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Honoring the fallen on a Google Earth map


Each Memorial Day we honor the men and women in uniform who have paid the ultimate price for the freedom we enjoy. Traditionally, this is the day many people visit cemeteries and memorials, especially the Arlington National Cemetery. But not all of us can do that. Good news is this year there's an alternative.

Sean Askay, a Google engineer, released on Sunday a Google Earth layer, called Map the Fallen, that contains detailed information of more than 5,700 service members who died in the Afghanistan and Iraq wars. This is an interactive tool that allows you to see photos, learn about how each service member died, visit memorial Web sites with comments from friends and families, and explore the places they called home and where they died.

Askay has no military affiliation or background and developed the project on his personal time. He said on his mapthefallen blog that he came up with the idea when he was still a student and ran across icasualties.org, a public database of dead soldiers since the beginning of the war in Afghanistan.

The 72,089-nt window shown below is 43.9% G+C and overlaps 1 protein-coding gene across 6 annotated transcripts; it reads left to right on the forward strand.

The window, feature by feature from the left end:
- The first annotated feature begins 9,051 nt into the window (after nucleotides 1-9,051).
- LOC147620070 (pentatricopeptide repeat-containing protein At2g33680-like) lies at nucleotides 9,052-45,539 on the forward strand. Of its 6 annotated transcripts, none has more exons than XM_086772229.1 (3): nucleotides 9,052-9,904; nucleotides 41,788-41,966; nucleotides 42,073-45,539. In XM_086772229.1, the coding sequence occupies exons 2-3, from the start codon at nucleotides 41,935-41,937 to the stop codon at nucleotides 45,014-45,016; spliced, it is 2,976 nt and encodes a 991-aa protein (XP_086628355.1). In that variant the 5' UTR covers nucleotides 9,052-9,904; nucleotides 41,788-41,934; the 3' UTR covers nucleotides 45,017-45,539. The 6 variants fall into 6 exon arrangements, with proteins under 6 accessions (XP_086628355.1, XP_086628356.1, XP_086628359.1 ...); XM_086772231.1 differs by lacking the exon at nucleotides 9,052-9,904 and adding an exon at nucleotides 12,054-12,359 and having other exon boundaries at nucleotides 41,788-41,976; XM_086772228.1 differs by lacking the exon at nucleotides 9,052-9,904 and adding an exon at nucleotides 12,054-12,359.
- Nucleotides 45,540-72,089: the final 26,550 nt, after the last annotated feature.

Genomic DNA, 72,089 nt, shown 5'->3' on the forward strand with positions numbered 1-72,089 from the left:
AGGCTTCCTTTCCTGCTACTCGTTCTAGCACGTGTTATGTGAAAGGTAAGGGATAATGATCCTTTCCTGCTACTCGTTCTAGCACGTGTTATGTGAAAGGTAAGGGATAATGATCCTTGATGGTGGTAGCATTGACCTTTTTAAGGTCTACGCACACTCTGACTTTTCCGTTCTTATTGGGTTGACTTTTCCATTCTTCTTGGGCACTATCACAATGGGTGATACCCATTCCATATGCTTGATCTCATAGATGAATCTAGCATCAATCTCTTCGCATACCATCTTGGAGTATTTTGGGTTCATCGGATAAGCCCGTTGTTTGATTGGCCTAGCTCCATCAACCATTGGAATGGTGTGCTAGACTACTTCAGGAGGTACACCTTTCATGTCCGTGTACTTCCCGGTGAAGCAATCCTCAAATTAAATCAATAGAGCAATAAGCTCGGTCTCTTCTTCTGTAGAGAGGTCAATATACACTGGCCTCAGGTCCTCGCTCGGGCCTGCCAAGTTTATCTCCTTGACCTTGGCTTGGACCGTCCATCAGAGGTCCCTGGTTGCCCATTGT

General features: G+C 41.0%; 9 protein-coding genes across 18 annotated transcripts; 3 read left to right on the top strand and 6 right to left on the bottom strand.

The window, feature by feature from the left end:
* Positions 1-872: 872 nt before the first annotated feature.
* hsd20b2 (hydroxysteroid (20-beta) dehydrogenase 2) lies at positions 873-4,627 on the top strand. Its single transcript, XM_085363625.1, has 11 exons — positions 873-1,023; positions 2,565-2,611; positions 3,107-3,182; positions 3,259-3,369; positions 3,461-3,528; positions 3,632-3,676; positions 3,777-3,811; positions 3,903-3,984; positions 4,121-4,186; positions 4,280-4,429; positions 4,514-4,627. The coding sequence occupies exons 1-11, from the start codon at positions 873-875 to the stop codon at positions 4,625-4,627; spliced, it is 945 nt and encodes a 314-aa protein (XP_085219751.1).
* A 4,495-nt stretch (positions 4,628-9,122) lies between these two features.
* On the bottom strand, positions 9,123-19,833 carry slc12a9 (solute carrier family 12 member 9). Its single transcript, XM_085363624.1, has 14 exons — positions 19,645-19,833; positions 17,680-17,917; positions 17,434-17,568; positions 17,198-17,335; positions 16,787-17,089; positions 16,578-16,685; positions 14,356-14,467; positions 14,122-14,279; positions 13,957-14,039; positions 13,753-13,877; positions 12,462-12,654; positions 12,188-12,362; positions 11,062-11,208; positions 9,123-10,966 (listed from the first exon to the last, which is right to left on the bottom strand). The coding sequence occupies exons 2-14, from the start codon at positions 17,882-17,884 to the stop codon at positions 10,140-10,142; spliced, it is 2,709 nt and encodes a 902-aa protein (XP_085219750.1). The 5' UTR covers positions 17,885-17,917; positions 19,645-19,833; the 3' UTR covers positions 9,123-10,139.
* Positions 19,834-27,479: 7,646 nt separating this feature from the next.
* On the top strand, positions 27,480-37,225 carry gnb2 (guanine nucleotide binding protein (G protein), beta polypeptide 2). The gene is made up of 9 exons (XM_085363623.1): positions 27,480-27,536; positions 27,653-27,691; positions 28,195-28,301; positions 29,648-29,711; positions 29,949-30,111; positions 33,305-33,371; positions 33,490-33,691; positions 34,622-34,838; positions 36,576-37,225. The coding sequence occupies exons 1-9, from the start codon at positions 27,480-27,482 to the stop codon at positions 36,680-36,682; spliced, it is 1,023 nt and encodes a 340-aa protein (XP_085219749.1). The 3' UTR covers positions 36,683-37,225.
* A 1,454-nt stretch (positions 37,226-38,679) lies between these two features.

According the Askay's blog, the Map the Fallen layer contains information collected from a number of sources, including the Department of Defense's Statistical Information Analysis Division, icasualties.org, MilitaryTimes.com's Honor the Fallen, The Washington Post's Faces of the Fallen, the Iraq and Afghanistan Pages, and Legacy.com.

The layer requires Google Earth 5.0 or later. Once the software is installed, you just need to download the Map the Fallen layer layer and choose to open it. After a few seconds, the layer will be loaded and you can learn so much more about those honorable men and women that you might otherwise don't know about at all.

Personally, seeing the sheer number of human figures closely shown on the surface the Earth is enough to give me somber and humble feelings.

What Askay did shows the true meaning of Memorial Day, and for a lot of us it offers an easy and convenient way to frequently remember and honor those we are often too distracted to do so.

source : news.cnet.com

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